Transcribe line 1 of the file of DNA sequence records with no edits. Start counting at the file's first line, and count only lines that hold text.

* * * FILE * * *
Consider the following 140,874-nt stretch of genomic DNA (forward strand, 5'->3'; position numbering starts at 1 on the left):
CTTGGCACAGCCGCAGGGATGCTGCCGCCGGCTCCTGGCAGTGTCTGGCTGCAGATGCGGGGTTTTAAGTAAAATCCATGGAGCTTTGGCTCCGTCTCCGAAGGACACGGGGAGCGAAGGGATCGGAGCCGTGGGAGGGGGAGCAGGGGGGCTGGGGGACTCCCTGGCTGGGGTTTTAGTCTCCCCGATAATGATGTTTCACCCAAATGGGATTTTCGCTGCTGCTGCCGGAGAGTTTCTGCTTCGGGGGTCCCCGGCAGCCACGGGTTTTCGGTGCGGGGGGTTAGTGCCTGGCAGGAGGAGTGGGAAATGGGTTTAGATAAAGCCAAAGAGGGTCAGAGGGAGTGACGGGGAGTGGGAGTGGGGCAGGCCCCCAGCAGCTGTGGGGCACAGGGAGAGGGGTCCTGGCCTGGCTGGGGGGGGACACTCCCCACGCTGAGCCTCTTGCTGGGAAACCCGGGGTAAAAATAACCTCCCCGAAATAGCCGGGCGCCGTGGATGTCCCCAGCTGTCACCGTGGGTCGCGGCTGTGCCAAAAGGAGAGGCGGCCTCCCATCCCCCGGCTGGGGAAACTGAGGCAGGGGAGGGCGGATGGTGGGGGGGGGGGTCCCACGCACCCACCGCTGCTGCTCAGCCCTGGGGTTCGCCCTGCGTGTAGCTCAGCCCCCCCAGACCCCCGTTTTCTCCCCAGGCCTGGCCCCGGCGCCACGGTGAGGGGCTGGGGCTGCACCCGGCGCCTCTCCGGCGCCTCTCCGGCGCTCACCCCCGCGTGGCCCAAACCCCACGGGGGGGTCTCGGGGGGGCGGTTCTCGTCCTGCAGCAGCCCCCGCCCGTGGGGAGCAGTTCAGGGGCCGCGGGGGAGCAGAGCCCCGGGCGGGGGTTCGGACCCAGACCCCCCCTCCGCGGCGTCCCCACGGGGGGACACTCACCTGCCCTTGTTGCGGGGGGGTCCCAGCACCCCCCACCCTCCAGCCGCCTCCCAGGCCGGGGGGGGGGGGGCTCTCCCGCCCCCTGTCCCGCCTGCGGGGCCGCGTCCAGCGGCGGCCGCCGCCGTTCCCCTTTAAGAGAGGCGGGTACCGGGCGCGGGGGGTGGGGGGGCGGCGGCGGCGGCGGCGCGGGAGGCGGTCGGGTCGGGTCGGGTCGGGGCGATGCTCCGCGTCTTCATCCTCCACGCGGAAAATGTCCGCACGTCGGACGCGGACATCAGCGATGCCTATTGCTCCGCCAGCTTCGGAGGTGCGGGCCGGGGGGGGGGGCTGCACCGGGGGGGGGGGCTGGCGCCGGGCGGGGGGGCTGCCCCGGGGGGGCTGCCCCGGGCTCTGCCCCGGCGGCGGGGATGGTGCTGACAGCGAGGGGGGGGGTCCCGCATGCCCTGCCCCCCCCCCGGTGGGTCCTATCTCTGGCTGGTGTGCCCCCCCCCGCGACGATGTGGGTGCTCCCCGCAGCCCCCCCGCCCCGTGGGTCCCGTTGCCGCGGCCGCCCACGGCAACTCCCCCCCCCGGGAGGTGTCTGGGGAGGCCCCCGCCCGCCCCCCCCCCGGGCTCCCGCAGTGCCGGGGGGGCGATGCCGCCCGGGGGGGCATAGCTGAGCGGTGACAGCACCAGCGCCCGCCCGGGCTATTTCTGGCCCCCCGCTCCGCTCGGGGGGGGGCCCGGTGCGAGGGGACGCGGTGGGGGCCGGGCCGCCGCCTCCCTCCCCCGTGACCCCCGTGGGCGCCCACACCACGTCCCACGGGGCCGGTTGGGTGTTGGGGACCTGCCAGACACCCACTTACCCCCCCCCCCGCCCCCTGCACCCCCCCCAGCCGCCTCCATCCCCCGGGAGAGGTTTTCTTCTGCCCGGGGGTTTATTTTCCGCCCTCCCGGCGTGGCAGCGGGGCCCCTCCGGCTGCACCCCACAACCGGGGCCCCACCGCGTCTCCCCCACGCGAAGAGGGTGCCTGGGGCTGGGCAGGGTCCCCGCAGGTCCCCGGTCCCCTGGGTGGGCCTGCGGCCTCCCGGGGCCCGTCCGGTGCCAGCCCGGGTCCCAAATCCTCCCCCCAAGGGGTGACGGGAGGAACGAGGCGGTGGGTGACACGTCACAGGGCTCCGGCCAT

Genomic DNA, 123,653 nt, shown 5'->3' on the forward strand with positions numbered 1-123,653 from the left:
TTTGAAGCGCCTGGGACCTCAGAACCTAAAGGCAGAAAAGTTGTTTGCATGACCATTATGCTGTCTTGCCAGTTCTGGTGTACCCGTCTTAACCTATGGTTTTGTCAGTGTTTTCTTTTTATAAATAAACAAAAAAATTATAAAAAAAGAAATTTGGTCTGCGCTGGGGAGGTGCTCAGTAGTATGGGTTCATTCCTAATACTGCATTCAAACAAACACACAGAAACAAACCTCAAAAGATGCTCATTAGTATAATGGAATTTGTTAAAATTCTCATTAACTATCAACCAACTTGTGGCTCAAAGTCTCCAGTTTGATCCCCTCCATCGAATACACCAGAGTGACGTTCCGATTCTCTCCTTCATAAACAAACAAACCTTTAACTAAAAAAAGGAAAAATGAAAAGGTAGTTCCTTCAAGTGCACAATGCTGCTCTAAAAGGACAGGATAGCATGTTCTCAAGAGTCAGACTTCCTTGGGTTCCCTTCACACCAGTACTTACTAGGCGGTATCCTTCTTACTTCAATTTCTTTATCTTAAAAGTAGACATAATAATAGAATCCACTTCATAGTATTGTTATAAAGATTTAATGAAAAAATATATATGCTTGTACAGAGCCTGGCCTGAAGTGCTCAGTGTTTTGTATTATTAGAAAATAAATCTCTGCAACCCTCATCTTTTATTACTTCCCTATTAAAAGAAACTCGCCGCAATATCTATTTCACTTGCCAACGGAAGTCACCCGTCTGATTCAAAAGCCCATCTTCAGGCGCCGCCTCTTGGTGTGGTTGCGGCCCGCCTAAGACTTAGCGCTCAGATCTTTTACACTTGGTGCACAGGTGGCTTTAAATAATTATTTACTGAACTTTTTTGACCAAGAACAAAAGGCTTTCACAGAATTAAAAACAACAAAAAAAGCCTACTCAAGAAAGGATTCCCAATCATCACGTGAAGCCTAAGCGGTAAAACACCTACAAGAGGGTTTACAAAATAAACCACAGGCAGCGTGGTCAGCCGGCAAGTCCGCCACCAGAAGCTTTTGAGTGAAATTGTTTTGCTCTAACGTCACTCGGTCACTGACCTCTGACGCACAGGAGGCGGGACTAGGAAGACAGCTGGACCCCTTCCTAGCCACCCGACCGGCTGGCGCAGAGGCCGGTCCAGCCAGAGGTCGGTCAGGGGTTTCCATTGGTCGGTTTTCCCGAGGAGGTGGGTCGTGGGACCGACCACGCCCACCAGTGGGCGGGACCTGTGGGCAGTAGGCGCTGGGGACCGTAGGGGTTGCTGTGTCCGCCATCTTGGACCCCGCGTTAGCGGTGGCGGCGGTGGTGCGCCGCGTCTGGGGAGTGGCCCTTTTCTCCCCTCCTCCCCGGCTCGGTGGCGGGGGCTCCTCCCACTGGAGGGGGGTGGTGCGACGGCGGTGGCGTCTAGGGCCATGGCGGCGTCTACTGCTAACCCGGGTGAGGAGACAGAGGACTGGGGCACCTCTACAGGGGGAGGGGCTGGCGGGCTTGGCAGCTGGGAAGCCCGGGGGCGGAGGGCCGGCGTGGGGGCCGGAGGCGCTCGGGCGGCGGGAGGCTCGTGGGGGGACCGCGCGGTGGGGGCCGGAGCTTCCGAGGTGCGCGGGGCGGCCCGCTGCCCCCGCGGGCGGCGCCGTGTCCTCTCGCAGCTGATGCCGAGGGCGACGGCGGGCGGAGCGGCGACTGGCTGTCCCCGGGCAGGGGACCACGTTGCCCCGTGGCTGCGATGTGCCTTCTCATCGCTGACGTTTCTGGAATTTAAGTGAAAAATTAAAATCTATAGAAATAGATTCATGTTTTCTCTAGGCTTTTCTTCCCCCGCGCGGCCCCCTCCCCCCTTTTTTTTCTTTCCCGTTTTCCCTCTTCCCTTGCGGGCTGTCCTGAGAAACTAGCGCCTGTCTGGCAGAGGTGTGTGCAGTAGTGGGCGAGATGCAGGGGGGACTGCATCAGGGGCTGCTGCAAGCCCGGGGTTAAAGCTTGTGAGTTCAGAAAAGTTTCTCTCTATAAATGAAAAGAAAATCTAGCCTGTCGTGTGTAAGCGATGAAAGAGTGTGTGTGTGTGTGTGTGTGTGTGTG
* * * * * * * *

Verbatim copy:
Consider the following 140,874-nt stretch of genomic DNA (forward strand, 5'->3'; position numbering starts at 1 on the left):